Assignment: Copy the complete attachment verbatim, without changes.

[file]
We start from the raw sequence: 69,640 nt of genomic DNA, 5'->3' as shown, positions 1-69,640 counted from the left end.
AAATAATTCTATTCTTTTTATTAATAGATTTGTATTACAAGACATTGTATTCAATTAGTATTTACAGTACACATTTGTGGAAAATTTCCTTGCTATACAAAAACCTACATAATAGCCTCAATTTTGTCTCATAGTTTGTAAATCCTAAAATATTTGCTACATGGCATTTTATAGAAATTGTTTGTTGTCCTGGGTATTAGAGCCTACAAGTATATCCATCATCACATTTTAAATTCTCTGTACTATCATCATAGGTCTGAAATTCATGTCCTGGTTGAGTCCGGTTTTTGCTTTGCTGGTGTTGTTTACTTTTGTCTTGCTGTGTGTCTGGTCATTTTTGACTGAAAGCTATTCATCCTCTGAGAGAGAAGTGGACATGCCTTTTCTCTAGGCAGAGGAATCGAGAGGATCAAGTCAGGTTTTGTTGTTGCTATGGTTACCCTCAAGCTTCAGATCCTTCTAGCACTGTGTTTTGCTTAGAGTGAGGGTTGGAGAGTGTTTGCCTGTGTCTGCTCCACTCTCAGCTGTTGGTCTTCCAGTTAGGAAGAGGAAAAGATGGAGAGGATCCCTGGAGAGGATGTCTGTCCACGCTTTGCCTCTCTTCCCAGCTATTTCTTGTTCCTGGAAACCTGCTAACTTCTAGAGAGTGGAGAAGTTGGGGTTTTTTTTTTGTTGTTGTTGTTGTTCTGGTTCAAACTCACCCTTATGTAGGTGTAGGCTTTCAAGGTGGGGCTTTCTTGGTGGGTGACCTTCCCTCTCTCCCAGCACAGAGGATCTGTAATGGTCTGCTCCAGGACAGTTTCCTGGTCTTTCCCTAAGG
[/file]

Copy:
We start from the raw sequence: 69,640 nt of genomic DNA, 5'->3' as shown, positions 1-69,640 counted from the left end.
AAATAATTCTATTCTTTTTATTAATAGATTTGTATTACAAGACATTGTATTCAATTAGTATTTACAGTACACATTTGTGGAAAATTTCCTTGCTATACAAAAACCTACATAATAGCCTCAATTTTGTCTCATAGTTTGTAAATCCTAAAATATTTGCTACATGGCATTTTATAGAAATTGTTTGTTGTCCTGGGTATTAGAGCCTACAAGTATATCCATCATCACATTTTAAATTCTCTGTACTATCATCATAGGTCTGAAATTCATGTCCTGGTTGAGTCCGGTTTTTGCTTTGCTGGTGTTGTTTACTTTTGTCTTGCTGTGTGTCTGGTCATTTTTGACTGAAAGCTATTCATCCTCTGAGAGAGAAGTGGACATGCCTTTTCTCTAGGCAGAGGAATCGAGAGGATCAAGTCAGGTTTTGTTGTTGCTATGGTTACCCTCAAGCTTCAGATCCTTCTAGCACTGTGTTTTGCTTAGAGTGAGGGTTGGAGAGTGTTTGCCTGTGTCTGCTCCACTCTCAGCTGTTGGTCTTCCAGTTAGGAAGAGGAAAAGATGGAGAGGATCCCTGGAGAGGATGTCTGTCCACGCTTTGCCTCTCTTCCCAGCTATTTCTTGTTCCTGGAAACCTGCTAACTTCTAGAGAGTGGAGAAGTTGGGGTTTTTTTTTTGTTGTTGTTGTTGTTCTGGTTCAAACTCACCCTTATGTAGGTGTAGGCTTTCAAGGTGGGGCTTTCTTGGTGGGTGACCTTCCCTCTCTCCCAGCACAGAGGATCTGTAATGGTCTGCTCCAGGACAGTTTCCTGGTCTTTCCCTAAGG